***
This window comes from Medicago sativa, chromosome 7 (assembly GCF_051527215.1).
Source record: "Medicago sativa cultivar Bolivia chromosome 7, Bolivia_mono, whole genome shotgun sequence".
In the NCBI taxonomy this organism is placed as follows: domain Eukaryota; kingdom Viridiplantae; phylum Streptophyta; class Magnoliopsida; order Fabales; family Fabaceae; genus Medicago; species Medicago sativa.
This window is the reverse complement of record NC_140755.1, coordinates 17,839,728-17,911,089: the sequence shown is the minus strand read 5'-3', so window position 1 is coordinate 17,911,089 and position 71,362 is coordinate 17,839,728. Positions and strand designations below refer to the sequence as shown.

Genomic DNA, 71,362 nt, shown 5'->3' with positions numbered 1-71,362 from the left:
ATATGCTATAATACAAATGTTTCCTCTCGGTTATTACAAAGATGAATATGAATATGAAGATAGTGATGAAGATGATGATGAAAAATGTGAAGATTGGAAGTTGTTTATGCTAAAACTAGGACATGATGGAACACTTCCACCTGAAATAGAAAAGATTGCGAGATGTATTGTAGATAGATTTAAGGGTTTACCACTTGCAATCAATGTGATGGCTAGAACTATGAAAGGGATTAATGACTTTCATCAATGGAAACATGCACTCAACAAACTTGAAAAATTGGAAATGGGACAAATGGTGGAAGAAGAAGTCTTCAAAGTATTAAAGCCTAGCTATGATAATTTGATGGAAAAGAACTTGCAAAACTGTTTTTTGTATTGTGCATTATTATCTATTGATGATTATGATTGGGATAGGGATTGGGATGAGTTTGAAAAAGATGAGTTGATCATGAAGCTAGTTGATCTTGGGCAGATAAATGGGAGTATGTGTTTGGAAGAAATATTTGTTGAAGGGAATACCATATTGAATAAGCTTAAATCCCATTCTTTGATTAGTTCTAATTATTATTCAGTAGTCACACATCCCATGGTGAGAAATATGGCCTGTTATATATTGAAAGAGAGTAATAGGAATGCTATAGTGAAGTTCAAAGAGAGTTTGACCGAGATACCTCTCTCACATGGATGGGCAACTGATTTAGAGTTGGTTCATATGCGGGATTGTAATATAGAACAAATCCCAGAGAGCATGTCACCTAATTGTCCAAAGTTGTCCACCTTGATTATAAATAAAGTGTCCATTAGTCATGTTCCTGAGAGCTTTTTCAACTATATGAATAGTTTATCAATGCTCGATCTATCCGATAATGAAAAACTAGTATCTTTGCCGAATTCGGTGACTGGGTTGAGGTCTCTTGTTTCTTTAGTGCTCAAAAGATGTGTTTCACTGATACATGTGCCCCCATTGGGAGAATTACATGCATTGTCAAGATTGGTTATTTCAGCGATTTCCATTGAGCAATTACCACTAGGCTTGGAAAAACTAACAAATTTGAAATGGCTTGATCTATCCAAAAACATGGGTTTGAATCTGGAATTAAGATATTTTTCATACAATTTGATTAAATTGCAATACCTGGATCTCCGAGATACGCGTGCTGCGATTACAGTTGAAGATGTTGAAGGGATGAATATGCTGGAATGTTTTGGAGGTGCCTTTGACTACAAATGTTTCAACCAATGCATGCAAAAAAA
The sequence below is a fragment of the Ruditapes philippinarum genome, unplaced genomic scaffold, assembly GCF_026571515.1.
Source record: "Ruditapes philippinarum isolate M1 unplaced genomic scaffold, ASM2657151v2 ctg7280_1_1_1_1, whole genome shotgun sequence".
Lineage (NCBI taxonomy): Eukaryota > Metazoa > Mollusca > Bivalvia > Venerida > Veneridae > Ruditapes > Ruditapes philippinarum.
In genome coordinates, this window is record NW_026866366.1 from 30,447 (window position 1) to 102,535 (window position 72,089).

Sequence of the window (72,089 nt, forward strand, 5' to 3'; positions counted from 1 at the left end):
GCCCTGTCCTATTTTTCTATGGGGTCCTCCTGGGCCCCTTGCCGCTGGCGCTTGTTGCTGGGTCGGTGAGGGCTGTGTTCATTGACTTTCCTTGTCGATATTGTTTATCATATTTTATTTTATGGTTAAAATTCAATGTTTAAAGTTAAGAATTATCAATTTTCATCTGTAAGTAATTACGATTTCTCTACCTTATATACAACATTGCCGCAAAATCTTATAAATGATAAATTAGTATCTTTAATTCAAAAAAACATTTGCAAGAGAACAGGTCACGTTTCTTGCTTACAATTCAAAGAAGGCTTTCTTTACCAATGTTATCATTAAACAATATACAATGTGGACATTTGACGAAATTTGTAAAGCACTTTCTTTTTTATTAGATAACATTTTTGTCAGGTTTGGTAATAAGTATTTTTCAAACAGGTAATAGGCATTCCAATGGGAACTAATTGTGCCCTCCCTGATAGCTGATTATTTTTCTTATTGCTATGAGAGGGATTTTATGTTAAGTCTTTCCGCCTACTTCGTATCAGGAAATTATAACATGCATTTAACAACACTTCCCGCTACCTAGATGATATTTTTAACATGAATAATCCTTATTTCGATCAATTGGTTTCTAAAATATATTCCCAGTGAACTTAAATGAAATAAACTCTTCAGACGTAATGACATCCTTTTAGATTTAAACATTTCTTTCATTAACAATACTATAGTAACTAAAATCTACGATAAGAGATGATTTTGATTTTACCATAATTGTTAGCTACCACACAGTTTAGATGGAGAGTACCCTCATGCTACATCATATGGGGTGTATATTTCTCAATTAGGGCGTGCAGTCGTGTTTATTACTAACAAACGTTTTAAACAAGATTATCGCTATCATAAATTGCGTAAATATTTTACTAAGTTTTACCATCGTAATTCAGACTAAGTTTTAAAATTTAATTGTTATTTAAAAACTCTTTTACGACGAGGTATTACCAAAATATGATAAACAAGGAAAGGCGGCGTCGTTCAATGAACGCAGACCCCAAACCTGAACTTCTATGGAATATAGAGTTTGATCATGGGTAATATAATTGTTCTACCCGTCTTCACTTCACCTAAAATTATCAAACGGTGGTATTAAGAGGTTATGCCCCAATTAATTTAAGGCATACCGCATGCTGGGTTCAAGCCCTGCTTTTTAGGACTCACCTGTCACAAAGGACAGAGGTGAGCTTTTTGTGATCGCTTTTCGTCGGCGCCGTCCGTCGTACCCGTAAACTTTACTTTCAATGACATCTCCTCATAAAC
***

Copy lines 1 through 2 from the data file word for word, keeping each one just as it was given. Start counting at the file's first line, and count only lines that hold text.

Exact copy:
This window comes from Medicago sativa, chromosome 7 (assembly GCF_051527215.1).
Source record: "Medicago sativa cultivar Bolivia chromosome 7, Bolivia_mono, whole genome shotgun sequence".